Although cognitive impairments do not occur in every individual with ASD, a low IQ rate affects roughly three-fourths of the ASD population (American Psychiatric Association, 2013). Lord and McGee summarize that children with ASD often have problems playing with toys appropriately and symbolically and generalizing concepts (Shangraw, 2012). childrenâ€™s ability to use executive functioning skills in learning is also negatively impacted when they have ASD (Shangraw, 2012). Attention, memory, and cognitive issues may be a consequence of ASD. Digestive system function. Children with ASD often report gastrointestinal problems such as gastritis or reflux. Urinary function. Although urinary functions are not normally impaired in ASD, children who have significant cognitive issues or sensory issues may struggle with toilet training.
Gross and fine motor skills. Generally, children with ASD have some degree of motor impairments. Rapin, Dawson, and Watling, argue that motor joint laxity, clumsiness, apraxia, toe-walking, and hypotonia, along with issues in hand-eye skills, speed, praxis, imitation, posture, balance, and problems with skilled movement have been noted in children with ASD. Motor stereotypes are typical for children with ASD, made evident by hand flapping, pacing, running in circles, spinning, flipping light switches, and sometimes self-injurious behaviors like biting, hitting, or head banging ASD (Shangraw, 2012). These motor impairments and stereotypes can negatively impact childrenâ€™s occupational performance.
Sensory Processing Disorders. Although Sensory Processing Disorders (SPD) and ASD are two different disorders, they share many similar symptoms. Individuals with ASD face numerous sensory issues. In a study by Tomcheck and Dunn (2007), it was concluded that95% of their sample population of children with ASD had some degree of SPD Food selectivity. Closely tied with SPD, children with ASD may have mild to severe issues with food selectivity. Sometimes misinterpreted as children who are picky eaters, food selectivity is an aversion to certain foods, drinks, and medicine due to their appearance, taste, smell, and/or tactile sensation. This selectivity can affect childrenâ€™s social and home life, as well as result in nutritional deficiencies and missed medications. According to a narrative literature review by Cermak, Curtin, and Bandini, many studies link a high prevalence.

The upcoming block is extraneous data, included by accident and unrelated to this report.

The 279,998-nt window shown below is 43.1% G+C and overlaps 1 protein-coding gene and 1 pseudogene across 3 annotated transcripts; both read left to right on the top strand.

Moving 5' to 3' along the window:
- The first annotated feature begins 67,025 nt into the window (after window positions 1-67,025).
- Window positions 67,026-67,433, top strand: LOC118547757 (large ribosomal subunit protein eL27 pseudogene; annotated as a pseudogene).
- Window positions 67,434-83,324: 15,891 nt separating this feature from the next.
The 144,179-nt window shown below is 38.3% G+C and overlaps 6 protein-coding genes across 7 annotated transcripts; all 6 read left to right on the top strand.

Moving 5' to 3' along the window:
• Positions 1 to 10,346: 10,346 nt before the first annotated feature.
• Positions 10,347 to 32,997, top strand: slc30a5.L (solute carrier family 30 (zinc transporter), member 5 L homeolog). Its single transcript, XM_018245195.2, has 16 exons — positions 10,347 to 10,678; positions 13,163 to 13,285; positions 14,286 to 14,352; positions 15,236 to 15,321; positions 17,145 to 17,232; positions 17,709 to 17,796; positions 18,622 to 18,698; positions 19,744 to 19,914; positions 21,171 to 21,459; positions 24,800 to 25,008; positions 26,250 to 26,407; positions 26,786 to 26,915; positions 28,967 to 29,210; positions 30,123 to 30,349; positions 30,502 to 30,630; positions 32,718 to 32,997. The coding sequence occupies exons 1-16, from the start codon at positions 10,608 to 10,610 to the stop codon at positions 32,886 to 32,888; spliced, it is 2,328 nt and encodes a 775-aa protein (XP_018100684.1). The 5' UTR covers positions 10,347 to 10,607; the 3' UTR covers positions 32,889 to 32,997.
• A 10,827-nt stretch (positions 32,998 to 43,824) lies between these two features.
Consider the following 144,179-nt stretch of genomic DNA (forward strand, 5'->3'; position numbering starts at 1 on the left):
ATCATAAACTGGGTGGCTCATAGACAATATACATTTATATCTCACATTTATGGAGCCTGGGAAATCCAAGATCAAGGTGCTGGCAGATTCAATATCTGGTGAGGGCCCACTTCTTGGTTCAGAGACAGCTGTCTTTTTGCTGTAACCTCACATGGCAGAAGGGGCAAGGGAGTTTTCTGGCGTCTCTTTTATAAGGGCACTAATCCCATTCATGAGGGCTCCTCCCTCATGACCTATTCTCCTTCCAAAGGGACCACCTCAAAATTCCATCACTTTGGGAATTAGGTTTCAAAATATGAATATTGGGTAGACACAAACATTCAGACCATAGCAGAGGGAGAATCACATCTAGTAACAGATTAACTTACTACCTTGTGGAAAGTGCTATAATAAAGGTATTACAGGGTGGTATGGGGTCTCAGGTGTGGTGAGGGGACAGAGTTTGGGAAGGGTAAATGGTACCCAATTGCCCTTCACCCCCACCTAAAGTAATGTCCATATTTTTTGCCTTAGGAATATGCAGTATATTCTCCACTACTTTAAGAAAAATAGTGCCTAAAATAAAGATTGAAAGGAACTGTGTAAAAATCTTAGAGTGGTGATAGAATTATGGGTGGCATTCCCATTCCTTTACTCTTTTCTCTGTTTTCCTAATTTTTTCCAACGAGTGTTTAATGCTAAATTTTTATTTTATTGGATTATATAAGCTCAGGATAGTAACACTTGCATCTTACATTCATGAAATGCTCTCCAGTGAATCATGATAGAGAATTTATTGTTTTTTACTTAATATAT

AUTISM SPECTRUM DISORDER of food selectivity and children with ASD, although it is difficult to conclude the scale and impact of the problem with the current research. Attention-deficit/hyperactivity disorder. Several symptoms of ASD and attention deficit hyperactivity disorder (ADHD) overlap, making this disorder a common comorbidity with Autism. children with ASD frequently have attention deficits. According to research done by
Matson, Rieske, and Williams (2013) recent estimates of ADHD within the ASD population have ranged from 20 to 70%. Obsessive-compulsive disorder. Obsessive-compulsive disorder (OCD) also shares some similarities with ASD such as stereotypical or repetitive motor movements. In a study, 37% of children with ASD additionally met the criteria at the time to be diagnosed with OCD
Anxiety. Anxiety is a disorder where an individual feels excessive and uncontrollable worry and/or fear. Some symptoms of anxiety include restlessness, fatigue, concentration issues, irritability, and sleep disturbances.Â The symptoms of anxiety can cause issues for a childâ€™s home, school, and social life. White, Oswald, Ollendick, & Scahill (2009) found that various studies have shown a percentage of 11% to 84% of children diagnosed with ASD suffering from life impairing anxiety.